ENTRY #22    Submitted by Erik

For this dye I wanted to do something for the organization I play for (Juan de fuca). I used a Gait Icon that broke and then taped and glued back together, I chose the RIT dye colors; kelly green, dark green, white (the base color) and black. The first thing I did was cut up some electrical tape into words, shapes, and whatever and stuck it onto the inside of the head. then I glue gunned the outside in a splatter type design.

then in dyed it kelly green and put more electrical tape and glue on it, to keep the areas that I wanted green. After that I dyed it dark green and put more electrical tape and glue on it. What I was aiming for was a splatter pattern on the outside with three colors, and a design that was original on the inside. Then I dyed it black and removed the glue and tape to get the finished product. I made sure I didn't remove any glue or tape during the process so the colors wouldn't blend together.




ENTRY #23 Darkfaderr    Submitted by John

First I washed off the dirt and stuff. It wasn't a new head (Warrior Warpath). Second, I dyed the bottom of the head black/dark purple, then I faded it into a light purple and then white. After that I used a hot glue gun to make the speckels, and dyed it a light pink. After I pealed off all the glue and I was done dyeing. After that I pinched the head, by putting it in the oven, and finally I strung it. My parents helped me not make a mess everywhere and ruin the furniture. I call it Darkfaderr.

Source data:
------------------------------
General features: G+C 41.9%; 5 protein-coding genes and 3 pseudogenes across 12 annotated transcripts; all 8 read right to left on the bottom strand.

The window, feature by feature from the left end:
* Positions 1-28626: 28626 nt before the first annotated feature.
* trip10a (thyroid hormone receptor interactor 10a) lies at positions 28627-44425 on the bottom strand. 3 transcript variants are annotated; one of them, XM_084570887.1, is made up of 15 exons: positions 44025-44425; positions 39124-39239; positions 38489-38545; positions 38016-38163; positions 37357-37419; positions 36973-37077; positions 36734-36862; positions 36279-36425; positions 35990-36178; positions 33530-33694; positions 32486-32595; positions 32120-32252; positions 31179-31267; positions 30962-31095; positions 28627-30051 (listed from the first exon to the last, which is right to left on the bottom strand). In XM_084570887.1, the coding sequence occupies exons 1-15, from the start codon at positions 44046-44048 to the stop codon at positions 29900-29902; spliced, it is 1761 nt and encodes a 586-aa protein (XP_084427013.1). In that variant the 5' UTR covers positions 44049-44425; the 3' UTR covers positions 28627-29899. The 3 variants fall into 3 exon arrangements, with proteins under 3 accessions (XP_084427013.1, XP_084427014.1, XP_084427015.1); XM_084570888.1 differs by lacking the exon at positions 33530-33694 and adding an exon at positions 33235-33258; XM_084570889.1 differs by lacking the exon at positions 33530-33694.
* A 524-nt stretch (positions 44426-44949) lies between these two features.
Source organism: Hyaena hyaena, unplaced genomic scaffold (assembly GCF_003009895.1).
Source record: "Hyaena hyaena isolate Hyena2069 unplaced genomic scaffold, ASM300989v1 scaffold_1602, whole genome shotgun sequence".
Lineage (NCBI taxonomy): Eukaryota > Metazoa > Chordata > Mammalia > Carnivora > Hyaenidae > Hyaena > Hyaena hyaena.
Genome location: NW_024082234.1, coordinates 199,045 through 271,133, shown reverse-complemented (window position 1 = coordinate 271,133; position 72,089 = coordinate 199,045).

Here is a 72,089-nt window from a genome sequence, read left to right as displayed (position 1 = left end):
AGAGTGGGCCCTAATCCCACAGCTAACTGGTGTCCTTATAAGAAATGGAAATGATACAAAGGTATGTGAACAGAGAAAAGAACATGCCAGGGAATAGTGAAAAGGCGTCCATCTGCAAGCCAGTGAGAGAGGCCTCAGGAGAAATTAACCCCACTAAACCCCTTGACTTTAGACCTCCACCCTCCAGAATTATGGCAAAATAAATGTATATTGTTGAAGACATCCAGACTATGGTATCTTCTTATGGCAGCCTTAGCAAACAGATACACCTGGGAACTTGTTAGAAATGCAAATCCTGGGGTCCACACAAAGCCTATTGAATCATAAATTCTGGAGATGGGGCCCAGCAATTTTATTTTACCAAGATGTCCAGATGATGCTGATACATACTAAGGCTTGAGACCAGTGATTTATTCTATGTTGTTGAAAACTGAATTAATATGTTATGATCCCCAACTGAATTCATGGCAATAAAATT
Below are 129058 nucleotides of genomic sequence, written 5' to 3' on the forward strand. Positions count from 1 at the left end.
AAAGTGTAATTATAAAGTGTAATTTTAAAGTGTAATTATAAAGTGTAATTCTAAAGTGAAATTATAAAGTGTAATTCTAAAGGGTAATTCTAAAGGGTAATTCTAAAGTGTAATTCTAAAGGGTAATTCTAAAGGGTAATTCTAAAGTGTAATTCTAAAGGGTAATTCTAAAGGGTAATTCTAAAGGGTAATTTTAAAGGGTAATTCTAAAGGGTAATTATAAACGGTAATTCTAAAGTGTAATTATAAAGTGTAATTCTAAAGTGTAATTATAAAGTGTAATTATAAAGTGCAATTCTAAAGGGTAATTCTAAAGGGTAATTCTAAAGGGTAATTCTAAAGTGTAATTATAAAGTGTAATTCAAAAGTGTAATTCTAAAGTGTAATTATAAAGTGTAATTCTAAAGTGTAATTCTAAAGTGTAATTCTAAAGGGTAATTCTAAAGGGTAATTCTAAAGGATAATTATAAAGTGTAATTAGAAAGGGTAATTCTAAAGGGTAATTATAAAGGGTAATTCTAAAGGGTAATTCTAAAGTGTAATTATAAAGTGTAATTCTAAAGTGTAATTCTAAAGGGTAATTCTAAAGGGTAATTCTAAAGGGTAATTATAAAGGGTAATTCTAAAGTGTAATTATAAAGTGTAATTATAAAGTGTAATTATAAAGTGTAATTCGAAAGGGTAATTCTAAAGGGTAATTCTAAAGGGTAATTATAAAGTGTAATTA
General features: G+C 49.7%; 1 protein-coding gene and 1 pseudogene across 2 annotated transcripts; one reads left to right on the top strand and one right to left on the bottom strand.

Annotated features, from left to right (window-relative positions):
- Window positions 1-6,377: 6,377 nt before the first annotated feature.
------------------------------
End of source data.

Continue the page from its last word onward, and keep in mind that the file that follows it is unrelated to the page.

ENTRY #24 Mourning Glory    Submitted by Joe

First I purchased star stickers and put them on the bottom half of the head so that I can begin with a yellow dye and white stars. The overall effect that I was going for was a sunny mourning to a dark night, such as the sunrise. After that, I dyed the entire head yellow, I added more stars to the middle of the head and dyed the second half a light red. Lastly, I added the final display of stickers and dyes the top portion of the head a dark purple to symbolize the night.





ENTRIES #25 & 26    Submitted by Spencer

I used three colors: Blue, Red, and Purple. It took 3 nights. I used hot glue for the design. On the second head, I dyed the head red, then black. I used hot glue for the scattered design.



ENTRY #27 Patriotic Splatter    Submitted by Gary